Review Summary: Acylum have crafted a thing of noise, sounds of torture, pain, and German sensibilities.3 of 3 thought this review was well written
Acylum have crafted a thing of noise, sounds of torture, pain, and German sensibilities. This thing is the bands third album The Enemy
, and it's a ride through madness.
Band members Pedro and Nadine Engel hold no punches, right away The Enemy
opens with the aptly titled “The Enemy [Kopf durch die Wand];” a hauntingly atmospheric track that uses interweaving female high vocals and a rather stompy delayed beat to instantly grab the listener. Spoken word lines are spit out in German while off in the distance a woman wails as the beat pounds through the speakers. The only recognizable line in English is a harsh distorted hiss: The Enemy
Pedro proclaims, The Enemy
! The track lets the brief beauty of a piano interlude color the drab black/gray soundscape but once before dragging the listener down again.
Moments like this are found throughout the album, and if the reader finds themselves fist pumping and salivating for more know then they've more than likely found their new favorite band. The harsh commanding lines of “Raise Your Fist” are adrenalin enducing, while the borderline noise static of “Hetzjagt” is a nice home away from home for the industrial noise fan. This will be the drawback that many find upon listening to The Enemy
; its unabashed noise/dark industrial pacing can be hard to stomach, especially at the albums 15 track length. Brief respites can be found, but nothing completely drops the bands signature atmosphere and it can become unrelenting if the audience is not prepared.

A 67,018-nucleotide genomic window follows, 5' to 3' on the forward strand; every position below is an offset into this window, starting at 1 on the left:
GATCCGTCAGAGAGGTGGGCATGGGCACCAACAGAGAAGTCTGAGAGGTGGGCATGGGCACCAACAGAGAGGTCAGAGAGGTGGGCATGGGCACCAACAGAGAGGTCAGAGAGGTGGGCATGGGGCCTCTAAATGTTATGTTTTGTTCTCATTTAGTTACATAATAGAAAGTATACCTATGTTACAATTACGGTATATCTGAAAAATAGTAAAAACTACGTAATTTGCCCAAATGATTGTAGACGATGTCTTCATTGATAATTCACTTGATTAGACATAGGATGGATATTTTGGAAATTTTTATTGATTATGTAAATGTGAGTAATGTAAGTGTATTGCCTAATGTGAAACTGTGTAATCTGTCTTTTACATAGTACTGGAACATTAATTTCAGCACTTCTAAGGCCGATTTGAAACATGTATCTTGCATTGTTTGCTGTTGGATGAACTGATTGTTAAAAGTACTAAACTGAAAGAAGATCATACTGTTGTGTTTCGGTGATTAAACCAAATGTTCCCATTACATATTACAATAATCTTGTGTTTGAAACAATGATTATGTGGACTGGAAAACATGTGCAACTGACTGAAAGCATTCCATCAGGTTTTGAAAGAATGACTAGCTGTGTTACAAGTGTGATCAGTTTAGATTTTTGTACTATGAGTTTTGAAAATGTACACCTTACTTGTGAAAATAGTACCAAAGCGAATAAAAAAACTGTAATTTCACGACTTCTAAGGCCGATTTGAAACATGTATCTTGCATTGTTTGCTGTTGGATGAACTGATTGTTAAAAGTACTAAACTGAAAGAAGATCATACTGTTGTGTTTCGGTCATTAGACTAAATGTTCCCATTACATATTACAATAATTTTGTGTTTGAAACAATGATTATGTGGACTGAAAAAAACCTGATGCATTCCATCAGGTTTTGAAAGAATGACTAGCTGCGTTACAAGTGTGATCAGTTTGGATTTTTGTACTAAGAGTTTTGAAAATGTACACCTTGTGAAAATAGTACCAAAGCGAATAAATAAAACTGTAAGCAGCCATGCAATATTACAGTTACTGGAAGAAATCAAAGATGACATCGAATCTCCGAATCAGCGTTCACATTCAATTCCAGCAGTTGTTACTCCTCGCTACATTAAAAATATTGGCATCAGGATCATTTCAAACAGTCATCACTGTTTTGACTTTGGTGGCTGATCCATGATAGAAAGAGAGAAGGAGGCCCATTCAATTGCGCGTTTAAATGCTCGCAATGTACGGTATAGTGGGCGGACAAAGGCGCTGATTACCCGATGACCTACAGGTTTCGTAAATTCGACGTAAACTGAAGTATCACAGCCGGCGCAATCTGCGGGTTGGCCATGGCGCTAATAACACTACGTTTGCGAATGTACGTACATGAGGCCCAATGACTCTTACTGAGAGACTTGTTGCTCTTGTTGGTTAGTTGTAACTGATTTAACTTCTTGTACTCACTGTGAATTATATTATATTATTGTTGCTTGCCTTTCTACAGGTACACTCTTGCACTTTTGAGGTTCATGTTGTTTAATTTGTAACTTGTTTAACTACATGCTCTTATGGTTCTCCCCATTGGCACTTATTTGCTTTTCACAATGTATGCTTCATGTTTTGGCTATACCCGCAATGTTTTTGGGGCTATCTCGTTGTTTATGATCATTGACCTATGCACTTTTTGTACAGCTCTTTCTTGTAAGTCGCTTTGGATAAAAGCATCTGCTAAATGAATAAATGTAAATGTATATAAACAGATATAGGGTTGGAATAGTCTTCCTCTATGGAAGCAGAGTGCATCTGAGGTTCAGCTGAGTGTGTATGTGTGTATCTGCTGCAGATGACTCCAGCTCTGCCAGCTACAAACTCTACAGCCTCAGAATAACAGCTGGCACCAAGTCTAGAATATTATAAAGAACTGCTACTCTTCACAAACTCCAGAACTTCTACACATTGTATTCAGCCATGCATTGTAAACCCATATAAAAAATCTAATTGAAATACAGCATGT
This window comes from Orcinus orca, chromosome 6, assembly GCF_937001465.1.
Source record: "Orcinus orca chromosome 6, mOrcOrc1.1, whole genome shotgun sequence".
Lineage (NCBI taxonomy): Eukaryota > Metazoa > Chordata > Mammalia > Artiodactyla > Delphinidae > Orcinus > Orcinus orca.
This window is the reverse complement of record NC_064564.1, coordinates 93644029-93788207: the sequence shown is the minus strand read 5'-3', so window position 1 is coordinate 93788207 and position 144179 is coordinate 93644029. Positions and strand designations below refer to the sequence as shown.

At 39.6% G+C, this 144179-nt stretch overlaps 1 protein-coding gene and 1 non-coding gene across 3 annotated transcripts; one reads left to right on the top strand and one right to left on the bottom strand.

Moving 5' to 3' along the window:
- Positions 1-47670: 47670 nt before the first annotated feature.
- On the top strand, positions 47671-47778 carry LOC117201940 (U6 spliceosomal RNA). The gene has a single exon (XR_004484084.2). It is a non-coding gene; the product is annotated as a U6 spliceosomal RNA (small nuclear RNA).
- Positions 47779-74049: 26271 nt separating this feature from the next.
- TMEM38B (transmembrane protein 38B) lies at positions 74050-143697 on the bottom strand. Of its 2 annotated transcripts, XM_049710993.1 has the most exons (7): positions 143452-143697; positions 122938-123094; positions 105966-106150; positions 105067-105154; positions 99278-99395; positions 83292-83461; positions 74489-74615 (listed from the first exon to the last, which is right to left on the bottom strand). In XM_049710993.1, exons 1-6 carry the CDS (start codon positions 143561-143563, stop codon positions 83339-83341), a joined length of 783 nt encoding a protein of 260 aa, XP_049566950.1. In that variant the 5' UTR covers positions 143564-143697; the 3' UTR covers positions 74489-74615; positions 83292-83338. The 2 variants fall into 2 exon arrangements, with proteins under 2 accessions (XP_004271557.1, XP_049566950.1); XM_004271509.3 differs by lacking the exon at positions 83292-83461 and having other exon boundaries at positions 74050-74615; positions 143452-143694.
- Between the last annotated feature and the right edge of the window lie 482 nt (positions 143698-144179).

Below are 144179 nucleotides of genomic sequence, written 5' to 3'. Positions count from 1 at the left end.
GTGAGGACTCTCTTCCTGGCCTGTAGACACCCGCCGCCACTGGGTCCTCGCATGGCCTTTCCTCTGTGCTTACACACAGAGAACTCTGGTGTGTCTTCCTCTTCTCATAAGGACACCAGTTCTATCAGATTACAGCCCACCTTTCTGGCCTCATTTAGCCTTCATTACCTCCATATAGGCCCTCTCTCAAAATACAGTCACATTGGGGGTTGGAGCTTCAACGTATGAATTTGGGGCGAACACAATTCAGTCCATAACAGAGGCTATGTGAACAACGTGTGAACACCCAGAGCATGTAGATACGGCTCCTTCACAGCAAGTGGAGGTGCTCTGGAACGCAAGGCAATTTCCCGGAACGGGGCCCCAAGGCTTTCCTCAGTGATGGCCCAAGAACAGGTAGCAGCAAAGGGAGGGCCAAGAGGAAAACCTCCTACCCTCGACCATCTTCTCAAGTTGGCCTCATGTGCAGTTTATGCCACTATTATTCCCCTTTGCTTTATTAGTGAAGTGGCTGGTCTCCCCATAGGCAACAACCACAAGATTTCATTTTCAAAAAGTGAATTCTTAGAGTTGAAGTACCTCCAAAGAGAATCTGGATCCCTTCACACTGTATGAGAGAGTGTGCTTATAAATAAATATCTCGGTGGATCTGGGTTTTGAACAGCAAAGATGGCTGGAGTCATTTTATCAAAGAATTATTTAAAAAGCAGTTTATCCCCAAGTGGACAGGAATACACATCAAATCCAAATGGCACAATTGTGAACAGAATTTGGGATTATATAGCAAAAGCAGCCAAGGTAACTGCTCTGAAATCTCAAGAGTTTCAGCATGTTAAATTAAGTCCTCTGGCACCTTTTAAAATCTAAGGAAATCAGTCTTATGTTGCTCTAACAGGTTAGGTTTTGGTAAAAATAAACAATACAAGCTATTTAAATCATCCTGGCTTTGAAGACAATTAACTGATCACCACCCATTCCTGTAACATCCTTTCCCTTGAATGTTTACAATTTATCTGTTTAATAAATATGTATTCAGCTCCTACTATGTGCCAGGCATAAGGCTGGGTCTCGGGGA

Adding to the albums repertoire are the Engel's; they make a perfect duo. Pedro normally uses the harsh distortion favored in aggrotech acts while Nadine uses her vocal beauty and feminitiy to deadly effect, gracing the listener with both cleans and moments as dark as her partners. Surprisingly there are some truly catchy synth lines to be found here (see “Crazy”), but they can be overlooked quite easily once the dark vocals and hard-to-make-out samples are added into the mix. Tracks like “Lightning Child” show that the duo isn't a one trick pony, accomplishing softer, more beautifully haunting tracks with the same ease and grace which they go about making utter musical insanity.
Fit for the club or dark abode The Enemy
is an album that surprises. With so much going on at once finding new moments and elements to each track is assured on future listens, if the audience wants to revisit. Though the atmosphere is a big selling point many will be put off by its sensibilities and dim setting, although that just helps secure the albums uniqueness. Acylum have gone slightly softer on their latest release, Karzinom
, but The Enemy
shows that the band has a long way to go before they can ever be accused of “selling out.”